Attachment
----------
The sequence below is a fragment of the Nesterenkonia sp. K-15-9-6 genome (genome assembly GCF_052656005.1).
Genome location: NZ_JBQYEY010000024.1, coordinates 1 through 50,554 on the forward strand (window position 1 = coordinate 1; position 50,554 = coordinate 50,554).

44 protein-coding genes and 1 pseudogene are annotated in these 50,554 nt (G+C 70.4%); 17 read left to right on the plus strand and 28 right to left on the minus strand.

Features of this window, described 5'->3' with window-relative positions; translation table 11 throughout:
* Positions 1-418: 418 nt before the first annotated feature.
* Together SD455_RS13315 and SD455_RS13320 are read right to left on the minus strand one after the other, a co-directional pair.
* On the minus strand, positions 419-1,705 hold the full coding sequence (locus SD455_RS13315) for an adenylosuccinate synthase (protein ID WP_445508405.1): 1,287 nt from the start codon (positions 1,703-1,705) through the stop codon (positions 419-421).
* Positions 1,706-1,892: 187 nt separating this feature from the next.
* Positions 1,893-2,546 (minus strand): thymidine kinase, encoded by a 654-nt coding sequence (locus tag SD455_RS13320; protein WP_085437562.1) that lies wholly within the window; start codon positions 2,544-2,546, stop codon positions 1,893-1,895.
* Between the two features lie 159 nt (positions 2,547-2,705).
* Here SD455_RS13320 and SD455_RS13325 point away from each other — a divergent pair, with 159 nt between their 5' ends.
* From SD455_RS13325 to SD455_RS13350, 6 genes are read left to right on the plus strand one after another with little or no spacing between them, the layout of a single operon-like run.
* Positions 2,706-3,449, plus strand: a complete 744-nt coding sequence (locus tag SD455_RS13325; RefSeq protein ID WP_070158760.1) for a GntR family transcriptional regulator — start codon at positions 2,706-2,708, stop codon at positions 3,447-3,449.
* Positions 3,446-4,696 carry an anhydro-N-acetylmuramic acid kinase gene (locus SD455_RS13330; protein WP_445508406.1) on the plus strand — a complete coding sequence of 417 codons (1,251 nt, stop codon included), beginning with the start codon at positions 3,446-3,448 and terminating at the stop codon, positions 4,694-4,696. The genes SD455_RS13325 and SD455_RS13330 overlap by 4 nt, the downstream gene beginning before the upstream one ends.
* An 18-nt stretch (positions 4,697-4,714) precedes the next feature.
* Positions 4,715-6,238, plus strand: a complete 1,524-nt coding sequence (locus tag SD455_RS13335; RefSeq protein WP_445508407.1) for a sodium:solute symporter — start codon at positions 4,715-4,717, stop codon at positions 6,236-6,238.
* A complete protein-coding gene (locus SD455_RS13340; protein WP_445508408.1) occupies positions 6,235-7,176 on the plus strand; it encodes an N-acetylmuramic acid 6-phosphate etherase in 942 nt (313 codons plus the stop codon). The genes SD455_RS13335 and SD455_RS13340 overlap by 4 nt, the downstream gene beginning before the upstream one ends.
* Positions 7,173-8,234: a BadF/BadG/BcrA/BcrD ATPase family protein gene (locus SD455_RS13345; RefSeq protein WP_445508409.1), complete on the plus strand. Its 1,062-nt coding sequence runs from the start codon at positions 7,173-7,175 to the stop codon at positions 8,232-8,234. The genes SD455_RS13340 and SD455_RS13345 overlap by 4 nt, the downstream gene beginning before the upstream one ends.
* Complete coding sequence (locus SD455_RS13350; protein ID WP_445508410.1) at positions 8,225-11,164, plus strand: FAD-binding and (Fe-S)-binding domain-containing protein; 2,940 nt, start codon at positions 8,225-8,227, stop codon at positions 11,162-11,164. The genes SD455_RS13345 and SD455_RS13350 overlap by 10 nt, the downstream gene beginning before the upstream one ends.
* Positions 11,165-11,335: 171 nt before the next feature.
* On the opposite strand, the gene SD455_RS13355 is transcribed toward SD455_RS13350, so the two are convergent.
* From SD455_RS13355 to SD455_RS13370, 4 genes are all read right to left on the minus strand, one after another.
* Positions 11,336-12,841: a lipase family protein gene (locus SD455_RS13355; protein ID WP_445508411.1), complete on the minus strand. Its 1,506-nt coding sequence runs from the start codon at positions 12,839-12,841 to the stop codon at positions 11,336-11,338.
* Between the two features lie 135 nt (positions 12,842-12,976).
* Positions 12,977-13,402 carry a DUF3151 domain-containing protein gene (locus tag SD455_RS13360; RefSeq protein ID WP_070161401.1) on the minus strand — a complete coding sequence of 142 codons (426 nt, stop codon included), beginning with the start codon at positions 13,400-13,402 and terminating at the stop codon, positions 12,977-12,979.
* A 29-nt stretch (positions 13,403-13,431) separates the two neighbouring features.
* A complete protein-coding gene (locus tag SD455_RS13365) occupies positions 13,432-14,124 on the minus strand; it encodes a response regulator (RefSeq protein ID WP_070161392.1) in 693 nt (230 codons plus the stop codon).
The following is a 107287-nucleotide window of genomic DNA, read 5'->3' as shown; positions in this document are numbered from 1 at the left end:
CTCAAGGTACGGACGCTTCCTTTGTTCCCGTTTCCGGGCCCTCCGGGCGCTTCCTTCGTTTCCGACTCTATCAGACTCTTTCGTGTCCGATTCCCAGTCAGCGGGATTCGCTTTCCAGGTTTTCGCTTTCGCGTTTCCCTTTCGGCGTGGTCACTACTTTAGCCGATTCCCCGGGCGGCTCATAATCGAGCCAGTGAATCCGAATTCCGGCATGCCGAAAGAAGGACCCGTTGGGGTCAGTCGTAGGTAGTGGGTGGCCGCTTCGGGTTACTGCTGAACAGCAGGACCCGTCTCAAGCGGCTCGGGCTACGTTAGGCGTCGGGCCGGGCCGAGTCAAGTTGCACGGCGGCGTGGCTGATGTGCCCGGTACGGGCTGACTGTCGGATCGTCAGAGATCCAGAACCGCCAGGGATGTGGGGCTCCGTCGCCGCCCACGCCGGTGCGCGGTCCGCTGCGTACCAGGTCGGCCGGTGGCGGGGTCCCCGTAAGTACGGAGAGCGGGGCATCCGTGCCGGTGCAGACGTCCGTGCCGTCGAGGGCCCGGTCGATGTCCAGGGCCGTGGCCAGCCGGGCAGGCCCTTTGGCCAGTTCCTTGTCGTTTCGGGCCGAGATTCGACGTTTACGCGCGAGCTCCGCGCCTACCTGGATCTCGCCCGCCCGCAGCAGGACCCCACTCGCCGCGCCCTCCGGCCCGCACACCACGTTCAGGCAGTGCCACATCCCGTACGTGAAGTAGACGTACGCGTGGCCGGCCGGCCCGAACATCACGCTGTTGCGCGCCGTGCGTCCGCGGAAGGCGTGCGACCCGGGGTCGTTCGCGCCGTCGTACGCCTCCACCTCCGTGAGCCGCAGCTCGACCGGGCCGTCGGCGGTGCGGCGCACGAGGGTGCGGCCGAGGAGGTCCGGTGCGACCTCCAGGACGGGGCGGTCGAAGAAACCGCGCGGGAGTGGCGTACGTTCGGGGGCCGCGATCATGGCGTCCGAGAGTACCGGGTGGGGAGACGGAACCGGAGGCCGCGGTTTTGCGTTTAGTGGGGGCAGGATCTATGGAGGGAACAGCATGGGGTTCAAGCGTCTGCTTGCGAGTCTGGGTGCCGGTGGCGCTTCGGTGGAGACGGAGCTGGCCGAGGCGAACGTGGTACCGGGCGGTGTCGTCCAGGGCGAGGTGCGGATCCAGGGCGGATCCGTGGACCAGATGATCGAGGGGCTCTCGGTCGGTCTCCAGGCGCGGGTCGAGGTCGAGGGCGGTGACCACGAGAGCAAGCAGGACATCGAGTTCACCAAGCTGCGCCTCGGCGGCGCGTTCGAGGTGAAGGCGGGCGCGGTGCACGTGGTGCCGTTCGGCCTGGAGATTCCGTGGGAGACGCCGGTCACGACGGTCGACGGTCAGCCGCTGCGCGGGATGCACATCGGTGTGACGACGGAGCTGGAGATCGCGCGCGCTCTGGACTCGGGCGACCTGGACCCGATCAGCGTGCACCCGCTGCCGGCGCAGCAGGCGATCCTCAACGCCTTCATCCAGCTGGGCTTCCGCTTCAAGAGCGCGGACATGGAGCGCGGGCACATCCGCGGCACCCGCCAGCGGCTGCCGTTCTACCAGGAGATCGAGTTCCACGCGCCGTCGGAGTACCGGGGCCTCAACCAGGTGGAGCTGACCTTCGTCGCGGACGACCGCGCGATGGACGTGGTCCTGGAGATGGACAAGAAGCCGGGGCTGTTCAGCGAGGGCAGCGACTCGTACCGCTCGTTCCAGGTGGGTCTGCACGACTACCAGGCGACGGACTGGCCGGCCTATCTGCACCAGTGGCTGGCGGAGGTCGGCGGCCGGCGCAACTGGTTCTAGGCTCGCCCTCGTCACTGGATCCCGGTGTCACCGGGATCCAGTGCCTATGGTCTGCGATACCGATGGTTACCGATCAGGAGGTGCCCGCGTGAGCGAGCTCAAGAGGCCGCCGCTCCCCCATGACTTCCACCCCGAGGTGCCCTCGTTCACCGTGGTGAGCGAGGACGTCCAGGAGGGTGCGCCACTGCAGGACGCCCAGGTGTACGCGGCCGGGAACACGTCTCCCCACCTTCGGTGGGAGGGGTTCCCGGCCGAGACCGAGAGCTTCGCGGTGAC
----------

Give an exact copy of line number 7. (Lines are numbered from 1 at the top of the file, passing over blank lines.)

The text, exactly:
* On the minus strand, positions 419-1,705 hold the full coding sequence (locus SD455_RS13315) for an adenylosuccinate synthase (protein ID WP_445508405.1): 1,287 nt from the start codon (positions 1,703-1,705) through the stop codon (positions 419-421).